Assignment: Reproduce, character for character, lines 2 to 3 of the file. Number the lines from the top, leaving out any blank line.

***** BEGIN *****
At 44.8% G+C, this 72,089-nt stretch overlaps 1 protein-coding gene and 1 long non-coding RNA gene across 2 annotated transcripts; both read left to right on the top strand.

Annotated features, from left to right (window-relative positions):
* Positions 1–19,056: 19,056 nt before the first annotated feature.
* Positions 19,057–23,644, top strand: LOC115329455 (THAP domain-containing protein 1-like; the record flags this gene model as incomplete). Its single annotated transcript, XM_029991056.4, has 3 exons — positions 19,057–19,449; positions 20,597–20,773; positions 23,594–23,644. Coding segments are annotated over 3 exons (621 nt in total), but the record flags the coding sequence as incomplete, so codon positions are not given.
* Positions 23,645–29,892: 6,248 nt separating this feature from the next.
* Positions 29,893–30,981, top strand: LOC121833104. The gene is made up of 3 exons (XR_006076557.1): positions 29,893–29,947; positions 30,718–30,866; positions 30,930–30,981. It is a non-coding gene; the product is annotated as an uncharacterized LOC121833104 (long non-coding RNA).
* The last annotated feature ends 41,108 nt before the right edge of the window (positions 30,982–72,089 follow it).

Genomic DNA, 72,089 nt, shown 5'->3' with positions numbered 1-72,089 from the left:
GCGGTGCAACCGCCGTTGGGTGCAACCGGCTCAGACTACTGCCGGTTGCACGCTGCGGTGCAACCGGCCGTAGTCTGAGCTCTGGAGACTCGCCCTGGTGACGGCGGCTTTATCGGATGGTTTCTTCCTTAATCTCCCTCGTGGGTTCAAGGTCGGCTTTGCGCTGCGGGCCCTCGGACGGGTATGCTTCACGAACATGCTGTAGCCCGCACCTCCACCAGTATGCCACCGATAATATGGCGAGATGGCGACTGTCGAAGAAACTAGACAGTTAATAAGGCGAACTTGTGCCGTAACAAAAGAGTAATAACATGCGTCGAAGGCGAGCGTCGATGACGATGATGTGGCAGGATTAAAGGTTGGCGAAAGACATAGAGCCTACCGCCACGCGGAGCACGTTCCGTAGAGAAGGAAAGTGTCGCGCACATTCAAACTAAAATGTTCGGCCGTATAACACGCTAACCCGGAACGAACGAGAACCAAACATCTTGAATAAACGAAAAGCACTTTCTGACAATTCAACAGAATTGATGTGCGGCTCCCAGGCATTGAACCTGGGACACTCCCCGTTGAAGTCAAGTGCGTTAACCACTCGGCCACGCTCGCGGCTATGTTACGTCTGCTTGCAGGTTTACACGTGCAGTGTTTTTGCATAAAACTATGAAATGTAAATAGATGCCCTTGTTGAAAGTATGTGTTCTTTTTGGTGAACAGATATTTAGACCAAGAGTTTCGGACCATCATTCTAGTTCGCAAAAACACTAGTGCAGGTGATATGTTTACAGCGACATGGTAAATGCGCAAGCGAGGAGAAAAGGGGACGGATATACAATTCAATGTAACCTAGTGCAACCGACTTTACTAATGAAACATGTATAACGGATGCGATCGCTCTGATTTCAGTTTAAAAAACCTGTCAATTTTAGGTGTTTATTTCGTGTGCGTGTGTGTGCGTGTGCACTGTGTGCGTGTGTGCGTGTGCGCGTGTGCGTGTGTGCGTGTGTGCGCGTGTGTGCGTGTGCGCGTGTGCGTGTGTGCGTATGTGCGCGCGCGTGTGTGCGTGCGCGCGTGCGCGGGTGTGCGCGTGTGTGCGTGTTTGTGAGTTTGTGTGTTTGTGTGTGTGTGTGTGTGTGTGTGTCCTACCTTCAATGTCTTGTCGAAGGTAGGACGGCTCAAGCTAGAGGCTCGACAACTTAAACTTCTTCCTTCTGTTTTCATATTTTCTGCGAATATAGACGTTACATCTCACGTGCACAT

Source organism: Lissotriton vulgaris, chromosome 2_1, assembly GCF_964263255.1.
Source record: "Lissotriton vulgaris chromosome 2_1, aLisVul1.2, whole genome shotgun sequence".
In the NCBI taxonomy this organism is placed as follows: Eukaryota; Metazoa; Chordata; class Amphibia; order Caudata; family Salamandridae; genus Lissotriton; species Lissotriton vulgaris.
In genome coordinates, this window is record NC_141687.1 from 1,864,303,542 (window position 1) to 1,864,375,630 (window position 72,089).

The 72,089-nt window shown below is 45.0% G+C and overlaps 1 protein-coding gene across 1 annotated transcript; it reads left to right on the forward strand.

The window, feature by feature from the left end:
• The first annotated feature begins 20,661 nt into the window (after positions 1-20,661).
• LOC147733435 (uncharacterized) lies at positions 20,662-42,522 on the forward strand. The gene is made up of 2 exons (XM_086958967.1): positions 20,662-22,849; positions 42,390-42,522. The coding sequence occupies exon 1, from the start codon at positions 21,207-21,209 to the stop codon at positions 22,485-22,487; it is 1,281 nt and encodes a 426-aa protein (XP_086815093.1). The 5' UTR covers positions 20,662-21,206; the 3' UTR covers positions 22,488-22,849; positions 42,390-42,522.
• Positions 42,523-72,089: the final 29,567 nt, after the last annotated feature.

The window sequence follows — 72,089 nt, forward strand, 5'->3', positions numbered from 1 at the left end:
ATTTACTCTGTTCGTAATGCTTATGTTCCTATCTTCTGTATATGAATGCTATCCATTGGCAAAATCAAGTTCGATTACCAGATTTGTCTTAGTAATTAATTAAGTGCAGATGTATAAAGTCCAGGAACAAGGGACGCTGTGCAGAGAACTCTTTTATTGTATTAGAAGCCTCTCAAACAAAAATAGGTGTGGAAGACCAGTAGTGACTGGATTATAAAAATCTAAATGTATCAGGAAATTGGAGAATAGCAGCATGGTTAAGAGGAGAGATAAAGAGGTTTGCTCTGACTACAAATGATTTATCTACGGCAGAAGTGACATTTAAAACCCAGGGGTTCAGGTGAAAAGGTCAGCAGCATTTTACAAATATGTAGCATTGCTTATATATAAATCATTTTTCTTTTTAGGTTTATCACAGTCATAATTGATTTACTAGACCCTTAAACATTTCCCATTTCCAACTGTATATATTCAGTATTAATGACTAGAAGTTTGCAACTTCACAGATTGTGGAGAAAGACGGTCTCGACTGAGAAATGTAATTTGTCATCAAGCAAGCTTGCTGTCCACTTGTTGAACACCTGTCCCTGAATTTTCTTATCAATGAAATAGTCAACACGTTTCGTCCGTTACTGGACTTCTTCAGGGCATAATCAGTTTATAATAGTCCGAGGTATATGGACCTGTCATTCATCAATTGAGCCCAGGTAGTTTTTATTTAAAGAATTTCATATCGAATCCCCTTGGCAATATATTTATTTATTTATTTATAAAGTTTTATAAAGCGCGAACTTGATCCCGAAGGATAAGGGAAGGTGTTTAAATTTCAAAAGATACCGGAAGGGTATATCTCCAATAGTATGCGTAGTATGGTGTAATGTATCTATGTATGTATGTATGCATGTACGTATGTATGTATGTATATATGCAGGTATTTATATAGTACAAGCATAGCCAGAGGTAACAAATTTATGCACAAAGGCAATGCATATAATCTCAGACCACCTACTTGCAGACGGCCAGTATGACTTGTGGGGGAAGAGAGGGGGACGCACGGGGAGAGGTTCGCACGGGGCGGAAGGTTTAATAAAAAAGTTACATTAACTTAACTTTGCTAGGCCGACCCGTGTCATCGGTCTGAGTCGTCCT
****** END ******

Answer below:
Annotated features, from left to right (window-relative positions):
* Positions 1–19,056: 19,056 nt before the first annotated feature.